Five real-life heroes straight out of Star Wars


With the way that Lucas and friends like to borrow from history, these greats may even have inspired some of our favorites in Star Wars canon.

The secret of Enfys Nest is out, and this writer found himself wondering more about her background. What I saw in the theater reminded me of a story I’d heard about a National Guard veteran out of Iraq. So, I went digging to see if I couldn’t find more. Along the way, I discovered a wealth of other war heroes who would have made great Star Wars characters. Who knows; with the way that Lucas and friends like to borrow from history, these greats may even have inspired some of our favorites in Star Wars canon.

“Mad Jack” Churchill – England (1906-1996)

What would you call the only Englishman to have recorded Nazi kills with a sword and a longbow? “Mad Jack” seems apropos. Lieutenant Colonel John Malcolm Thorpe Fleming Churchill wasn’t just mad for his choice of ancient weaponry. He also escaped situations that seemed more like a Jedi in the Clone Wars than a soldier in the British military. Inspiring his troops with bagpipe music immediately before charging into battle was one thing, but Mad Jack also forced the surrender of 40 Germans at sword-point. He wasn’t deterred by internment, either. He escaped multiple POW camps on his tour.

Sergeant William Harvey Carney – USA (1840-1908)

Long before a segment of people claiming to be Star Wars fans boycotted Boyega, black Americans were busy winning the Congressional Medal of Honor. Over 100 years ago, Sergeant William Harvey Carney earned the medal on May 23, 1900, not for the color of his skin (though he was the first African-American recipient) but because he carried the colors after the flag guard fell. Despite having taken multiple gunshot wounds himself, Carney lifted the Union flag and carried it to the objective, the base of Fort Wagner, rallying the troops behind. Never once did he let the flag touch the ground. He almost died clutching the flag at the fort, unwilling to relinquish it until victory was assured. Finn should be so brave.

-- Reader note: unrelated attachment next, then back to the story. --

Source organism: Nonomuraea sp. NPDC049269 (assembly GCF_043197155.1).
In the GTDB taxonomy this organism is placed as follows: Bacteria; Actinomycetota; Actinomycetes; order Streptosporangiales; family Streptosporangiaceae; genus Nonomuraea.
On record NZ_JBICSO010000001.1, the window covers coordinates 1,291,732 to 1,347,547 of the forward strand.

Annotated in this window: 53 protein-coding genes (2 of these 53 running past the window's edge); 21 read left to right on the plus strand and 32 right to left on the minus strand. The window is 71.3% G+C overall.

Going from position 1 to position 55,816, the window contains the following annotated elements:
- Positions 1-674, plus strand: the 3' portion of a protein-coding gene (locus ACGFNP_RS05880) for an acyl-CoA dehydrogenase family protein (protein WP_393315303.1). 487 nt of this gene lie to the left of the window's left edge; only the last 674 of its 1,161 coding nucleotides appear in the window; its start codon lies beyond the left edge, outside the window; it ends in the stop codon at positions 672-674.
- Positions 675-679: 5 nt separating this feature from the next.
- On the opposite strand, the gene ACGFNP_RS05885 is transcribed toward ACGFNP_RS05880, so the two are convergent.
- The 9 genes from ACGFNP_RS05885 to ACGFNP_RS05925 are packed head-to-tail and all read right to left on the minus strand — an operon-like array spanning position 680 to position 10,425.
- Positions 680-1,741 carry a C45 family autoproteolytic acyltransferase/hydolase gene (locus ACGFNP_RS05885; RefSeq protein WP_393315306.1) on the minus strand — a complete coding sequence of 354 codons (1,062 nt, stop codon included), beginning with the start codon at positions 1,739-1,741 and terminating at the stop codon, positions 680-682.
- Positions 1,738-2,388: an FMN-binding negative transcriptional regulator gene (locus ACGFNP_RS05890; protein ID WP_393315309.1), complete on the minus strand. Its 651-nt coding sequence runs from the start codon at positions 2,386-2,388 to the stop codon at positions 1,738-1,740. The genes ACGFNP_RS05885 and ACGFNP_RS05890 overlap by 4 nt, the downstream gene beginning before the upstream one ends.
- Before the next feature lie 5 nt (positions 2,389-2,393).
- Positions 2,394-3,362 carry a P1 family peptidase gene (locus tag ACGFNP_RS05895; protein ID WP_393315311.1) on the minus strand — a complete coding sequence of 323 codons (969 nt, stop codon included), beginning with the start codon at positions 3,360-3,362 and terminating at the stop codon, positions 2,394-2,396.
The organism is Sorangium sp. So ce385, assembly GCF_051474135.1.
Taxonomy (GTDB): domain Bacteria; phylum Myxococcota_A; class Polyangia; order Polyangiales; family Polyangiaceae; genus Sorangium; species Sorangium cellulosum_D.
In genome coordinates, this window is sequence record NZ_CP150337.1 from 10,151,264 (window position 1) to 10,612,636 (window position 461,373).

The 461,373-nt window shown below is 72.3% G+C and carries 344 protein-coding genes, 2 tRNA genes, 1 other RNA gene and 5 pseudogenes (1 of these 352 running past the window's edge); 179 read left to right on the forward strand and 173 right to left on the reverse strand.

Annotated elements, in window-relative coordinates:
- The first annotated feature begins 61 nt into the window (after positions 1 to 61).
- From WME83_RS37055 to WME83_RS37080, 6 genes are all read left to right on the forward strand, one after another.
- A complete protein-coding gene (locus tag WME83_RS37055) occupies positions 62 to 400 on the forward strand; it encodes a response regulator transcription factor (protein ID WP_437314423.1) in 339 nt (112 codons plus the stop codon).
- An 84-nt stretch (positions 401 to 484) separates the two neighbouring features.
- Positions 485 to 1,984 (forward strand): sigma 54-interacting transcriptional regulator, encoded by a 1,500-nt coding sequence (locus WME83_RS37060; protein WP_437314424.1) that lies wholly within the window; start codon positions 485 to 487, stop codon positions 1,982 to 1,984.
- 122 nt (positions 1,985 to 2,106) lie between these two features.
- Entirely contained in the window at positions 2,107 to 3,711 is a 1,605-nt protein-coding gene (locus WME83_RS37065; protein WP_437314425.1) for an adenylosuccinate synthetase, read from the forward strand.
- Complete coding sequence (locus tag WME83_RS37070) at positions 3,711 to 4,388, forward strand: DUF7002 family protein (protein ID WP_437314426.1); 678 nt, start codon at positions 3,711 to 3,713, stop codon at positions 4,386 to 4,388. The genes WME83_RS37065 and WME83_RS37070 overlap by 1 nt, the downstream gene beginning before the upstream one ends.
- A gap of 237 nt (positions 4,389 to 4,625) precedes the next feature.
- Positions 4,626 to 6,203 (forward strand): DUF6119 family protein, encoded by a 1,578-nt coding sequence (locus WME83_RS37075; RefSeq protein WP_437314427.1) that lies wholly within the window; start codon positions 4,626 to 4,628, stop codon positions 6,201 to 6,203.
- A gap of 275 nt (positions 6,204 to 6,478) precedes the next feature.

Hiroo Onoda – Japan (1922-2014)

Fans of Star Wars: Rebels are sure to know this story. Decades after the great war, a small contingent of soldiers held out. Believing information about the end of the war to be a trick, they hung to the belief the war waged on and continued to follow orders until the very end. In the real world, this belief sustained Japanese Lieutenant Hiroo Onoda and his battle brothers on Lubang in the Phillipines for 29 years following the end of World War II.

Despite work from humanitarians, local fishermen, police and rescuers to convince the squad otherwise, they continued operating as though WWII raged on. Only a direct, albeit informal, order to stand down delivered in person by a former commanding officer ended Onoda’s war. It’s entirely likely that the Rebels episode The Last Battle drew inspiration heavily from this real-life story of dedication to a cause.

Senator Max Cleland – USA

The Clone Wars introduced many Star Wars fans to the true meanings of duty, sacrifice and honor. Few living today embody those principles as much as the former senator from Georgia, Max Cleland. As a Captain in the United States Army during the Vietnam War, Cleland received the Bronze Star for valorous action as a successful military commander. His tenure in the Army came to an end when a fellow soldier failed to properly secure a grenade, allowing the pin to come free. Captain Cleland reached for the fallen grenade and lost both legs and an arm in the following explosion.

Like many who served in the Galactic Senate of Star Wars, Senator Cleland’s tale doesn’t end there. Despite losing multiple limbs, he went on to become an inspirational figure for the disability community and served as Administrator of Veterans Affairs, Georgia Secretary of State, and eventually the Secretary of the American Battle Monuments Commission. Full disclosure: As a southerner and Georgia native, I am proud to call Senator Cleland a personal hero and long-time family friend.

Next: There’s Not Enough Padmé In Our Lives, and Thrawn: Alliances Will Fix That

Sergeant Leigh Ann Hester – USA

A possible source of inspiration for Enfys Nest, directly or indirectly, Sergeant Leigh Ann Hester stands alongside the others as a modern war hero. When her National Guard unit came under fire during a convoy escort, Sergeant Hester managed to weave her troops through the hot zone and into a position to turn the tables on the insurgents. Her exceptional strategy and execution earned her the Silver Star medal, making her the first female officer to earn the award since World War II. Her sheer tenacity and ability to outwit her opponents (and maybe also her youthful appearance and red hair) seem an excellent real-world match for the hero’s foil in Han Solo: A Star Wars Story.

What real world heroes would make for a great characters in Star Wars?